Voicemail

Interviews by <strong>Alice O'Keeffe</strong>

Nina Bawden
Nina Bawden was injured in the Potter's Bar train crash in 2002. Her husband, Austen Kark, was killed
You appeared as a character in David Hare's The Permanent Way. Now you've written Dear Austen, which is a damning indictment of the railways. Do you feel that the arts have become more important as a source of political opposition? It's certainly a very useful way of expressing myself. I wrote a book because it's what I do, and David Hare wrote a play because it's what he does. In 1945 I stood on soap boxes and shouted for Labour, but nowadays there's no one to join. People march up and down, and the government pays not the slightest bit of notice. Does the problem of the railways highlight a wider issue with this government? Corporate management. The people who have the power work in big corporations - they don't accept responsibility and they don't resign. After the accident, do you still feel capable of writing books for children? At the time of the crash I was working on a children's book, which I didn't feel capable of finishing. I was very badly injured, you see. Dear Austen was the book I had to write at that time, and I feel quite bereft without it because I can't talk to my husband any more. There's still so much I want to tell him about the bloody government! I've started another adult novel now, a black comedy about old age and dereliction. Perhaps one day I'll write for children again. One does move on from these things eventually. I noticed that you were in the same year as Margaret Thatcher at Oxford. Did you know her personally? I did. One summer during the war we firewatched together - that meant staying in the Bodleian to guard priceless things in case of a firebomb. It was quite brave of us really. I told her I thought it was disgraceful to be a Conservative, particularly as she was a grammar-school girl like me. She defended herself by saying that all the Conservatives were so dull she would have more chance of getting into parliament. How much do you hold her responsible for what has subsequently happened to the country? She did a lot of terrible things, destroyed the trade unions. But every government since the war has neglected the railways.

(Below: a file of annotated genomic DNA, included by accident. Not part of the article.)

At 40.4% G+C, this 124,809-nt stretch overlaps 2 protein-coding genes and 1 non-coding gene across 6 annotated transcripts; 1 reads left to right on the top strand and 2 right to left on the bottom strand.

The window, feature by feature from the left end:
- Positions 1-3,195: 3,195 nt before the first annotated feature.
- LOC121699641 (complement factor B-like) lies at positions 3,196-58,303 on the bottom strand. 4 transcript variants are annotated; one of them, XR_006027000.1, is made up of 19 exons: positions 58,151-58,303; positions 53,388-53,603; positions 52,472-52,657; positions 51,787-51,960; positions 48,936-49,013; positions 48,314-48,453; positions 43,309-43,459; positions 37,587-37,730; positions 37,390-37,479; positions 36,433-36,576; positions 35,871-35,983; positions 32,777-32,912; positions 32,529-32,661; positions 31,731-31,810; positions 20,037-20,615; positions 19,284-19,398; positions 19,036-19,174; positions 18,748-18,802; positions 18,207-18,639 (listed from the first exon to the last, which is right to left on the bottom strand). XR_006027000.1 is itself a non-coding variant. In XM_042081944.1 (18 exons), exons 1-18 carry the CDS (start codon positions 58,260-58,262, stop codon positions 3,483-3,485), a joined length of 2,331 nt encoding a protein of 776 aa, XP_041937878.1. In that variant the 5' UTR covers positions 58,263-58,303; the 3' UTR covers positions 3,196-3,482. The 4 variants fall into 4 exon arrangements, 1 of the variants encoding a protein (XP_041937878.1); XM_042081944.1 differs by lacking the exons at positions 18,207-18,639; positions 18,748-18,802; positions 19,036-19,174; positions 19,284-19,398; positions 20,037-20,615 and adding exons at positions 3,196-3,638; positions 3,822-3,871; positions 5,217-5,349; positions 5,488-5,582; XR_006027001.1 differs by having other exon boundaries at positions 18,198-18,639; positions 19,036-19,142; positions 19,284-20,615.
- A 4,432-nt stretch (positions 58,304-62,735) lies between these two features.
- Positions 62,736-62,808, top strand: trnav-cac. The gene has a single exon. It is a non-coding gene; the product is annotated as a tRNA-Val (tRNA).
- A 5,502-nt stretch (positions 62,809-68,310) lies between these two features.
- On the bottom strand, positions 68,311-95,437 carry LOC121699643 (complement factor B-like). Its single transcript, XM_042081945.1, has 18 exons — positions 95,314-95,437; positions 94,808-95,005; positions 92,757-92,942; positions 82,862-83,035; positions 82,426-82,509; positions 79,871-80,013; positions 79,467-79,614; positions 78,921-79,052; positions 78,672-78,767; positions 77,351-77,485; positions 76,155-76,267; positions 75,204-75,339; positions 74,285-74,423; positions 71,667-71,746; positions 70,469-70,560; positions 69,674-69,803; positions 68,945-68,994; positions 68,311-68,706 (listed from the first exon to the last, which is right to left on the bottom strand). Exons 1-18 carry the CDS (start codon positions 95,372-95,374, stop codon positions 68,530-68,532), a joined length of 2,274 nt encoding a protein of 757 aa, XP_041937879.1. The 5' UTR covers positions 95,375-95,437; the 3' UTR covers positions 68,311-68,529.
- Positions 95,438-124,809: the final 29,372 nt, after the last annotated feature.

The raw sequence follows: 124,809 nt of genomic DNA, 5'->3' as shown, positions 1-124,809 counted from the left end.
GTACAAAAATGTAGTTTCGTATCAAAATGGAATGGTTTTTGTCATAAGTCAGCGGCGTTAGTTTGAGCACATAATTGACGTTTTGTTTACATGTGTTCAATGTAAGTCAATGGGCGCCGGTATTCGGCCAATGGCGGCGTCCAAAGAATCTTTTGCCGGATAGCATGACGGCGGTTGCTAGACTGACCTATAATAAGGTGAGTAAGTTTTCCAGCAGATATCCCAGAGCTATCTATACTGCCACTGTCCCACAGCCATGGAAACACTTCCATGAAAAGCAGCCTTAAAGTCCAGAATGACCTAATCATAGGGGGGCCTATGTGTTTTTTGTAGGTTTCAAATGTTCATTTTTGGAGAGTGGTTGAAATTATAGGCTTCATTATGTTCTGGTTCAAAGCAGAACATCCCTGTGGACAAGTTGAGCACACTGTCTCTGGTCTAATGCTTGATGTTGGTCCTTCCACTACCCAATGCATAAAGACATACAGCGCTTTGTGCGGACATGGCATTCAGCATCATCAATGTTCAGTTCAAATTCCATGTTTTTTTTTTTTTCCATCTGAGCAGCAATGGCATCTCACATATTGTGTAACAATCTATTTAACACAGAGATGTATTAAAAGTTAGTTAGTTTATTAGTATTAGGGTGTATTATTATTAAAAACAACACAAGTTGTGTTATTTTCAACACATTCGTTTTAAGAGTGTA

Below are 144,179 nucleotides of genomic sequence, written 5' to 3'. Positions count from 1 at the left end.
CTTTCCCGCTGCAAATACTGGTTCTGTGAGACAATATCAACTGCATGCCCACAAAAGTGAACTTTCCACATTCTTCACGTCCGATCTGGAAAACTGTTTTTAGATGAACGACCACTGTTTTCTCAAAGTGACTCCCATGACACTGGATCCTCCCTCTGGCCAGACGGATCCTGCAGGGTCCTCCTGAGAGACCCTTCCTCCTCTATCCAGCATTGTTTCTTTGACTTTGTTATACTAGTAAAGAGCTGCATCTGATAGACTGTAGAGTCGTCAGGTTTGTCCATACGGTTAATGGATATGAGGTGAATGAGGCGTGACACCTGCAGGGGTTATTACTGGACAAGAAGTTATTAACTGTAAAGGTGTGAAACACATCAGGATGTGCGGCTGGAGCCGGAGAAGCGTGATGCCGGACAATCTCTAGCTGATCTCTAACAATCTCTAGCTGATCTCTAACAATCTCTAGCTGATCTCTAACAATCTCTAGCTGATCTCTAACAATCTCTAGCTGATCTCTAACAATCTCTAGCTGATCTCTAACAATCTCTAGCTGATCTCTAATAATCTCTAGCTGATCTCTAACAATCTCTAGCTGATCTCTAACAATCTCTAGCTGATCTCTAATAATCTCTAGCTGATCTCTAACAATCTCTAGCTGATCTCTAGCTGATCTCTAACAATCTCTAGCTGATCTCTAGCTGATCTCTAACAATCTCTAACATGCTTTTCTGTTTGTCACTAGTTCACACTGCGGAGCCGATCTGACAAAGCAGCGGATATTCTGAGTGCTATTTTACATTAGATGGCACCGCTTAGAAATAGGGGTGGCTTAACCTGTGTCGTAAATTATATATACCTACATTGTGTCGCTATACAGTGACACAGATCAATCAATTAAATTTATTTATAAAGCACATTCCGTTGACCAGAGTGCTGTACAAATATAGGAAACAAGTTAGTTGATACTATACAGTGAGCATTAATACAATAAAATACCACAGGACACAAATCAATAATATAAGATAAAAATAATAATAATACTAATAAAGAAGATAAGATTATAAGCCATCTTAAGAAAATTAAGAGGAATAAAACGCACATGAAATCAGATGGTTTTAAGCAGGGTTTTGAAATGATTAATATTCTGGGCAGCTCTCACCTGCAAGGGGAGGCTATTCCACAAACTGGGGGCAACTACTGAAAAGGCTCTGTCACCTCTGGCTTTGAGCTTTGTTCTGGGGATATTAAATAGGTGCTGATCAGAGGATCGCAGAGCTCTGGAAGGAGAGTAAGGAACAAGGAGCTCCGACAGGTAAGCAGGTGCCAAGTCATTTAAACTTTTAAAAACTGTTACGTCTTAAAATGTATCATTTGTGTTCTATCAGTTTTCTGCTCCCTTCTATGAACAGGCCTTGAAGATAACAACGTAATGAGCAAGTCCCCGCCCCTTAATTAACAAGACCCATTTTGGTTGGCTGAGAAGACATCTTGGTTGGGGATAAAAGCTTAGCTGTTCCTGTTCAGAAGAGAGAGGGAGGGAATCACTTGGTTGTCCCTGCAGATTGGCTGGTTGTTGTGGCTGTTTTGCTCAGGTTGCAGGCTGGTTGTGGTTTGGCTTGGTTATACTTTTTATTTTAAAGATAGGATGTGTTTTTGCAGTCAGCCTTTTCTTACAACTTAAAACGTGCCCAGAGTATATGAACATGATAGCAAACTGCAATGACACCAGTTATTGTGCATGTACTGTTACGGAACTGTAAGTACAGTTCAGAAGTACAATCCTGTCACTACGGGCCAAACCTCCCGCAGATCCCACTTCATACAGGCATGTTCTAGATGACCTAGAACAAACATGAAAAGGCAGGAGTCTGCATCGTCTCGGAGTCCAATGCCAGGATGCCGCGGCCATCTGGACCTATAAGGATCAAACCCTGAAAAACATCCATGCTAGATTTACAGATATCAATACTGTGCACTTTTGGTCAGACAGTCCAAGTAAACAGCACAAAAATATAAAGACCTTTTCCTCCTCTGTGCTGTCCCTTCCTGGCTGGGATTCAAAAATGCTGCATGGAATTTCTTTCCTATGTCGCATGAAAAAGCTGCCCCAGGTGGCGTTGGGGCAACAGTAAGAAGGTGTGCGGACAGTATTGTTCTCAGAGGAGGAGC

Marina Pepper
Marina Pepper, a former page-three girl and practising white witch, is the Lib Dem candidate for Brighton Kemptown
You have said you had a "hippie" childhood. Were your parents surprised you went into politics? My parents have raised their eyebrows at everything I've done! If anything, when I went into party politics they lowered them a bit. They never doubted my commitment to the community. Even at school I always cooked cakes for the school fair. I was famous for my rock buns . . . among other buns. And you followed your mother into witchcraft? It was witchcraft that took me into conventional politics more than anything else. We hold the earth most dear, so dumping rubbish, or climate change, is offensive to me. But you have to provide people with positive choices. Do people in politics take you less seriously because you are a witch? They were a bit taken aback when all the local witches turned up to my mayor-making, but generally it doesn't come up. As someone said to me recently, if you lost the broom you'd be a Christian. How about having worked as a page-three girl? Is that more damaging? I don't think so. I think it's put me on a more equal footing with people - well, you couldn't get much more populist, could you? It's helped to bring a whole new strata of people into politics in my constituency. I love the reaction on the doorstep - some of the dads go very red and look at their feet. Have you come across any other witches in politics? I know there's one in the Tory party, but I won't say who. It's not for me to out people. I've been told they're there, but it's not like we have networking evenings or anything. Though I have been threatening to organise a pagan meet at the Lib Dem conference.

Shazia Mirza
Stand-up comedian Shazia Mirza has toured the UK, US and Europe with her sell-out show
Is the election a boring topic? I'm very excited about it. It's not the taking part, it's the winning that counts! We all know who is going to win (like there's a choice!), but it's nice to see everyone trying. I love the government, they are the biggest comedians in the world. How will you be voting? For Tony, because election time reminds me of when I was growing up. The teachers were on strike, the miners had lost their jobs and Thatcher was running our country. I never want it to be like that again. Is the PM too populist? Since he appeared in Cosmopolitan magazine I think people might even start fancying him again. He could still become the first sex-symbol prime minister.